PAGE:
The first elephant I saw in Africa was dead. He had probably been wounded by poachers outside the park, then come into the park to die. His giant carcass was covered by vultures, having their fill.
It’s estimated an elephant is killed in Tanzania every 15 minutes for its ivory. The rampant poaching is hard to stop because high government officials profit from the trade....…Continue
A beloved, venerable African elephant named Torn Ear was killed in Kenya on February 7 by poachers who shot him with poisoned arrows.
Richard Bonham discovered Torn Ear’s fatal injury while observing him at a watering hole.
Roads & Kingdoms: What was the ivory crush like?
Nick Brandt: It was an important but sad moment, to see the tusks of so many hundreds and hundreds of elephants ground up into deliberately valueless dust, elephants whose lives were lost for naught, like all the millions of others whose lives over the decades have been brutally and needlessly extinguished for their ivory….…Continue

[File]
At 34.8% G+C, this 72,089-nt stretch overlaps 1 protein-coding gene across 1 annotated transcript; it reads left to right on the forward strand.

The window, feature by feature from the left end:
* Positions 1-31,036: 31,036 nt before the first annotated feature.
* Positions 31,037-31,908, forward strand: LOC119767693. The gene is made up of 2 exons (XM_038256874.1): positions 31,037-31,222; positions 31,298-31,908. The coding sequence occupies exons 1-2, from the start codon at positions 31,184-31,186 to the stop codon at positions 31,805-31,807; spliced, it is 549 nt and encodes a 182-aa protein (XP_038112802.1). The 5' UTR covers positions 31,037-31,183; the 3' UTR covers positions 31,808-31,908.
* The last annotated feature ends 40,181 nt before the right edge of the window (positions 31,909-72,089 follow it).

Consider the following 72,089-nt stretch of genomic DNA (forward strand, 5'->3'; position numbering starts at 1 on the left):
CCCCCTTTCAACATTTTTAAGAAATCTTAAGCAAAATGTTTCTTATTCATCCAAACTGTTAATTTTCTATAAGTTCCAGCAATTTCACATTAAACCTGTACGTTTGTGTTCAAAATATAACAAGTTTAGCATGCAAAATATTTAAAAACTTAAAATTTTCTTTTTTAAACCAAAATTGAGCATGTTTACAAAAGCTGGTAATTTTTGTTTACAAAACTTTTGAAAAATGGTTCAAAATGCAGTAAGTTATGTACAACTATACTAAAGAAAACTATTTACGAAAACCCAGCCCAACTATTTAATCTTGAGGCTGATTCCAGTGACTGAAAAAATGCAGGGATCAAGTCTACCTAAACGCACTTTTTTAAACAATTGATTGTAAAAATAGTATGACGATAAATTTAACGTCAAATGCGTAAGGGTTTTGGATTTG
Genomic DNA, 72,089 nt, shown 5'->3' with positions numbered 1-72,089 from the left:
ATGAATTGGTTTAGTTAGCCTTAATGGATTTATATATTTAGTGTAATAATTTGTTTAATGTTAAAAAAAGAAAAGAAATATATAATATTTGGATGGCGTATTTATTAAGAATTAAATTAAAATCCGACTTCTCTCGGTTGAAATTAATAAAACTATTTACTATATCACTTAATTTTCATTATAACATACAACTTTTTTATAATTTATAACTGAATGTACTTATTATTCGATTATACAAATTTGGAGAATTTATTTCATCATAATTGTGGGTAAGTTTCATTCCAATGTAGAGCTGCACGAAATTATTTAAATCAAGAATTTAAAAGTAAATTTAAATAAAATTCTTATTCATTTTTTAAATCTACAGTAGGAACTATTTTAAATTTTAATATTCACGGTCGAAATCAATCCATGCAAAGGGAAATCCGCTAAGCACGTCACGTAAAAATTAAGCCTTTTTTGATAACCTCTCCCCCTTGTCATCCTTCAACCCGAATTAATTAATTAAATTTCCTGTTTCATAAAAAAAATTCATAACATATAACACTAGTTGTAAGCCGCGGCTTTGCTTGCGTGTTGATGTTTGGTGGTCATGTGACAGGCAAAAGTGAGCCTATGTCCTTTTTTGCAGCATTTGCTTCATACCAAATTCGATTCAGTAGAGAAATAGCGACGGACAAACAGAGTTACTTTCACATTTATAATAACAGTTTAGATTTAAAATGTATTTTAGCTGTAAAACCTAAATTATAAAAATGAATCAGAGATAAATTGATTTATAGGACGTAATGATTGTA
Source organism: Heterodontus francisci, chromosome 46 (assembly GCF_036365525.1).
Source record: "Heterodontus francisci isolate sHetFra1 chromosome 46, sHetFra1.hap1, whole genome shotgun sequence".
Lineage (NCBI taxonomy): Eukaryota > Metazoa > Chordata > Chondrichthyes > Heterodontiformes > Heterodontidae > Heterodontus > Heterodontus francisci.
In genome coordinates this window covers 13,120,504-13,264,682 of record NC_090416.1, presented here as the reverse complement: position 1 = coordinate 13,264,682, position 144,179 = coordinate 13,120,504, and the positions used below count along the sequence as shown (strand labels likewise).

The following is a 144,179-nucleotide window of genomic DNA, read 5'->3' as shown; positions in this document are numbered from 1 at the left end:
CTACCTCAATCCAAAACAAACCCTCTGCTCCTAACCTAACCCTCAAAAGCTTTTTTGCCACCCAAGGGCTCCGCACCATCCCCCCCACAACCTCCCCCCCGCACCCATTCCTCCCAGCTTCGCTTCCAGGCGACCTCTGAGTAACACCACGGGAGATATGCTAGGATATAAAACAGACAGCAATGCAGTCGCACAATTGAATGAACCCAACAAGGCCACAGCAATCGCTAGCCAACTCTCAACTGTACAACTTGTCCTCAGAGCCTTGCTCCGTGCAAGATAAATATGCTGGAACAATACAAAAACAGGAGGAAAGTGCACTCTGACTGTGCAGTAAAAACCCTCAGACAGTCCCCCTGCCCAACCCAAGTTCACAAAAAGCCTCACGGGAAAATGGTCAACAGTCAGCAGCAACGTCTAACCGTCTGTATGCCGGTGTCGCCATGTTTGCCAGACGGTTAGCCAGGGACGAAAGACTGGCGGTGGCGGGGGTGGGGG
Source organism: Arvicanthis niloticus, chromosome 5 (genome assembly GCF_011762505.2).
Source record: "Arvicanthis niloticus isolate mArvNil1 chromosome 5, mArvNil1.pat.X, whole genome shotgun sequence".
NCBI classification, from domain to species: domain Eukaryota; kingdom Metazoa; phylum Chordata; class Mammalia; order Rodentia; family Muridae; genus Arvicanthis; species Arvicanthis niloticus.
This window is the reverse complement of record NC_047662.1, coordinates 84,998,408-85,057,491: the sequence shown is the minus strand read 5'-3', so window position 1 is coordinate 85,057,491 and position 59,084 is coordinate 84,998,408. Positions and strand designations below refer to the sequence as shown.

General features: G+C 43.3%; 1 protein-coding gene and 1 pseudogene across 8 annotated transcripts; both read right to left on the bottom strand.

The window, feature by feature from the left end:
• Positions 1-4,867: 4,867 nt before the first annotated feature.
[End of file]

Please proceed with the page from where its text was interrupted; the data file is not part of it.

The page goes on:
BIG LIFE FOUNDATION IN NAT GEO DOCUMENTARY, "BATTLE FOR THE ELEPHANTS - FILM SEGMENT…Continue
On Wednesday, February 27 at 9pm MST on PBS, an important film, "Battle For The Elephants", is airing about the poaching crisis.
Big Life Foundation’s work in the field is featured as a solution. As the voiceover says introducing the Big Life sequence :
“Elephant conservation is a hard sell. So how do you turn people around?...Richard Bonham and Big Life Foundation may have found a way......”
New York Times Article, November 10 - about Big Life Foundation and the sad story of Qumquat and her family…Continue
New York Times, by Andrew Revkin :
AROUND ONE PARK, A FIGHT TO BLUNT THE GREAT ELEPHANT SLAUGHTER